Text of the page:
Dispersed mobile-phase countercurrent chromatography | 58356
Journal of Chromatography & Separation Techniques

Journal of Chromatography & Separation Techniques
Open Access

ISSN: 2157-7064

Dispersed mobile-phase countercurrent chromatography

Joint Event on 8th World Congress on Chromatography & 4th International Conference on Polymer Science and Technology

September 13-14, 2018 | Prague, Czech Republic

Hong Xue

Hong Kong University of Science and Technology, Hong Kong

Keynote: J Chromatogr Sep Tech

Abstract :

Countercurrent distribution based on liquid-liquid partition is a powerful separation method with minimal incurrence of loss of solutes, but its industrial application has been limited by cumbersome shifting of immiscible solvents. Although centrifugation has been employed to facilitate equilibration between phases, process scaling-up remains difficult. In this study, a dispersed mobile-phase countercurrent chromatography (DMCC) method has been developed to adapt the countercurrent distribution principle to a continuous column chromatography format. Continuous solute-exchange between two immiscible phases within a series of separation columns is achieved by mechanical dispersion of an influx of mobile phase into an upward stream of small droplets travelling through the columns filled with stationary phase. The diameter, length and number of columns and the number of stationary phases employed in the different columns can be varied to match the requisite scale and resolution of operation. Illustrations of DMCC were provided by examples of solute separations where the fractionated solutes could be collected either from the eluate of the series of columns or from drainage of the stationary phases in the individual columns at the end of a chromatographic run.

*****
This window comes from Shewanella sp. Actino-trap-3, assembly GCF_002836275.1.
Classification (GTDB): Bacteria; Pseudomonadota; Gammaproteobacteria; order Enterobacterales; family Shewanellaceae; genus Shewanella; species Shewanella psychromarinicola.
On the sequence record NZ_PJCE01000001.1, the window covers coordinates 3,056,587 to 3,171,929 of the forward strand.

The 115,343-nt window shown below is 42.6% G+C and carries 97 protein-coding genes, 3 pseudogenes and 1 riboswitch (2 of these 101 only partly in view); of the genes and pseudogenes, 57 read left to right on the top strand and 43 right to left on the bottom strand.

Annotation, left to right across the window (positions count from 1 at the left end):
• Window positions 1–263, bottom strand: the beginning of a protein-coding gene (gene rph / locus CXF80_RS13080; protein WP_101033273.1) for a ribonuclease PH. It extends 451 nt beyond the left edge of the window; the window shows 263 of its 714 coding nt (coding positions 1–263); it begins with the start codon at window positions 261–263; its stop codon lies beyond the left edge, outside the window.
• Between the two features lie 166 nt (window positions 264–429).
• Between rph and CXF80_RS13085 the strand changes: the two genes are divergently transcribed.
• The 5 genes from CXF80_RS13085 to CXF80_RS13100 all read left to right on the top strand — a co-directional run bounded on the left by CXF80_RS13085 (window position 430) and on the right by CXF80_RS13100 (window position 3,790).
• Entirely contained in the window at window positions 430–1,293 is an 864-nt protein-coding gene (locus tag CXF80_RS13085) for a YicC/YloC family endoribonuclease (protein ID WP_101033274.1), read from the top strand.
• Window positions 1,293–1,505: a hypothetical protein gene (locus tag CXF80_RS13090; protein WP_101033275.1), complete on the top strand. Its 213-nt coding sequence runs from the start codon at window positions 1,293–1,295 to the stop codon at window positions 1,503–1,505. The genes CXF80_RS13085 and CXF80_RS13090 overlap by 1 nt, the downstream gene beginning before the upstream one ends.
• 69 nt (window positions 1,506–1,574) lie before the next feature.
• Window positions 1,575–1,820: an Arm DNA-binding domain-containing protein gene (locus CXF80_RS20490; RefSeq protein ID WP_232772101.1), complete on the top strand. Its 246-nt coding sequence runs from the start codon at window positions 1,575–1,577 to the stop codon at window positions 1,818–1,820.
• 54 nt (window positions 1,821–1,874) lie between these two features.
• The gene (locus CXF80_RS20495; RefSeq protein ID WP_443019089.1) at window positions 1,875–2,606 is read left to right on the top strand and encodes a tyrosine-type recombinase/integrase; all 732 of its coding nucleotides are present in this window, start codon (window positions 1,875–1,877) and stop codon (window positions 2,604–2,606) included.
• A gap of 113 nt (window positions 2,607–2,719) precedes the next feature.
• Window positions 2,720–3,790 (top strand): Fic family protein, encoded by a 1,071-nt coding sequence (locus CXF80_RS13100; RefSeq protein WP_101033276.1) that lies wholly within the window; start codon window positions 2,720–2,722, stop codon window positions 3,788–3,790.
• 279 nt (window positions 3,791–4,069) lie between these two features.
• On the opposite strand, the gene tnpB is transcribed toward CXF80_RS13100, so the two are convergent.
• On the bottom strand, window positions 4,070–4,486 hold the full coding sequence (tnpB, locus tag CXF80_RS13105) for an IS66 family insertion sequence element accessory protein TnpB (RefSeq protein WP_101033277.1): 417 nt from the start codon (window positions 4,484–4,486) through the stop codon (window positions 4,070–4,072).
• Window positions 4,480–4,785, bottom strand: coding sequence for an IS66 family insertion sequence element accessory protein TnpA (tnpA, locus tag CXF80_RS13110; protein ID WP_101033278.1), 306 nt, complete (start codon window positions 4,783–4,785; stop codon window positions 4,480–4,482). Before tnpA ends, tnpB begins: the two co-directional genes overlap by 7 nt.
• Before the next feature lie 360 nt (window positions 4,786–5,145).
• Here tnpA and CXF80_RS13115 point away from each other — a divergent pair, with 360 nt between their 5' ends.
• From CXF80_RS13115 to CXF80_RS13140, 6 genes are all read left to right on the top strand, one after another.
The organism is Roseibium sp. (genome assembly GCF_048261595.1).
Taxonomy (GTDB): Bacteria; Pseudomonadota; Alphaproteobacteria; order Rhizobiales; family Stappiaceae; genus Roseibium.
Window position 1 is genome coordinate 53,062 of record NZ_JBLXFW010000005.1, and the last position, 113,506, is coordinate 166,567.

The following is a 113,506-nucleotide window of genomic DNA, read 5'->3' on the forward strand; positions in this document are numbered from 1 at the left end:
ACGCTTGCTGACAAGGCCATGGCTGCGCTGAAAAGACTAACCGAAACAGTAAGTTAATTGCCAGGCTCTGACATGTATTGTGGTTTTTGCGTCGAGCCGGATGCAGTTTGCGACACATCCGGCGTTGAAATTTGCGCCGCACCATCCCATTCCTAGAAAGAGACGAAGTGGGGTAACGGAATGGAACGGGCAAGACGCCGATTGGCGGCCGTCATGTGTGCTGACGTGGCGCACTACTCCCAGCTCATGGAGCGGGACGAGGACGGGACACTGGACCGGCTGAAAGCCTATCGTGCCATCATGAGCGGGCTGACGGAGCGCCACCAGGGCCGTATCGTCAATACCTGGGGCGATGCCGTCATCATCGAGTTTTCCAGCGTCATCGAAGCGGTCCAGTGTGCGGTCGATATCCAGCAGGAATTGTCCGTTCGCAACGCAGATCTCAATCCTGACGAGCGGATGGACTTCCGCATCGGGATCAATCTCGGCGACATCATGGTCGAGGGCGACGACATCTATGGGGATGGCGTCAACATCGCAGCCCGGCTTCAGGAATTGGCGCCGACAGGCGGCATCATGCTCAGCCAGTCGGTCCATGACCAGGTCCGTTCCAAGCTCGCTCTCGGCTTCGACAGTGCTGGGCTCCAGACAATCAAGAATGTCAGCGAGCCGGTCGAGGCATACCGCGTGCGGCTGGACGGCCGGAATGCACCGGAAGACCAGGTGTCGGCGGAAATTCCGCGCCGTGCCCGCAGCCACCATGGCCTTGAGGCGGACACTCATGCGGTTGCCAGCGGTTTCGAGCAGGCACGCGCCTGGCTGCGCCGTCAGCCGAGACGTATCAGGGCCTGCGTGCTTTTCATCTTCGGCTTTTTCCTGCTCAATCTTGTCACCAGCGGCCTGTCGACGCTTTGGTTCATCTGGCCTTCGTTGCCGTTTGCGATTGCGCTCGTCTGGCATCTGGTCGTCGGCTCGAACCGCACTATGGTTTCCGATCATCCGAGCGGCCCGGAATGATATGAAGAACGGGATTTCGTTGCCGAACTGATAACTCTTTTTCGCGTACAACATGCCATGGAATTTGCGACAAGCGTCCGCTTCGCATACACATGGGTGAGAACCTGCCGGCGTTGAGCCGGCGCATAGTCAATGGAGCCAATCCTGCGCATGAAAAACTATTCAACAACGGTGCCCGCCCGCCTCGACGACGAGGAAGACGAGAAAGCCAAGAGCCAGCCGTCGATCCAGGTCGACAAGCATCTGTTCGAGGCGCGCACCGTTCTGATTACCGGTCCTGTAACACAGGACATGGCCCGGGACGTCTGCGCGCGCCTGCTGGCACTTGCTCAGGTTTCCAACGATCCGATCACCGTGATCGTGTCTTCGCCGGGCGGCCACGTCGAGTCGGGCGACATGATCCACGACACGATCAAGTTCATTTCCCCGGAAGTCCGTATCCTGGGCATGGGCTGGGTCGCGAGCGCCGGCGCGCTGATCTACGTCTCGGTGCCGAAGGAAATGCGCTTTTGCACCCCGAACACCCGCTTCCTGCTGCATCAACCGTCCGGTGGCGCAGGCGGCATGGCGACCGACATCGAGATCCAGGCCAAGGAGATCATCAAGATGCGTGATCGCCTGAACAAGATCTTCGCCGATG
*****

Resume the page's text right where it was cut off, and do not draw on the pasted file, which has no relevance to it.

Biography :

Hong Xue has obtained her MD from the Shanghai Second Military Medical University in 1983, PhD from the Institute of Medical Sciences and Department of Biochemistry, University of Toronto in 1992, and carried out Post-doctoral studies at the Department of Genetics, University of Glasgow before joining the Department of Biochemistry, Hong Kong University of Science & Technology (HKUST). Currently, she is the Director of Applied Genomics Center of HKUST, and Professor of Life Science at Hong Kong University of Science and Technology. Her group research focuses on genomics, bioinformatics and evolution biology to decipher the mechanisms of human complex diseases, in particular, schizophrenia. The group is also interested in translational research on novel therapeutics and diagnostics for complex neuropsychiatric disorders including anxiety, depression and neurodegenerative disorders, with a focus on GABAA receptors as the drug targets. In order to effectively isolate active components from medicinal herbs, her group has recently developed a novel chromatographic method designated as Disbursed Mobile-Phase Countercurrent Chromatography (DMCC). In 2003, she and her team discovered the association between schizophrenia and a segment of the GABRB2 gene encoding the b2 subunit of GABAA receptors, the positive selection of genotypes and haplotypes in this segment, determinant role of this segment in the alternate splicing of the b2 subunit protein, and the differential modulation of the GABA-induced membrane current by the long and short forms. These discoveries represent therefore the first instance where a schizophrenia-susceptibility gene has been linked to protein processing and further to electrophysiological response of neurons, thereby opening the door toward understanding the mechanism of schizophrenia etiology leading from gene to neuronal phenotype.



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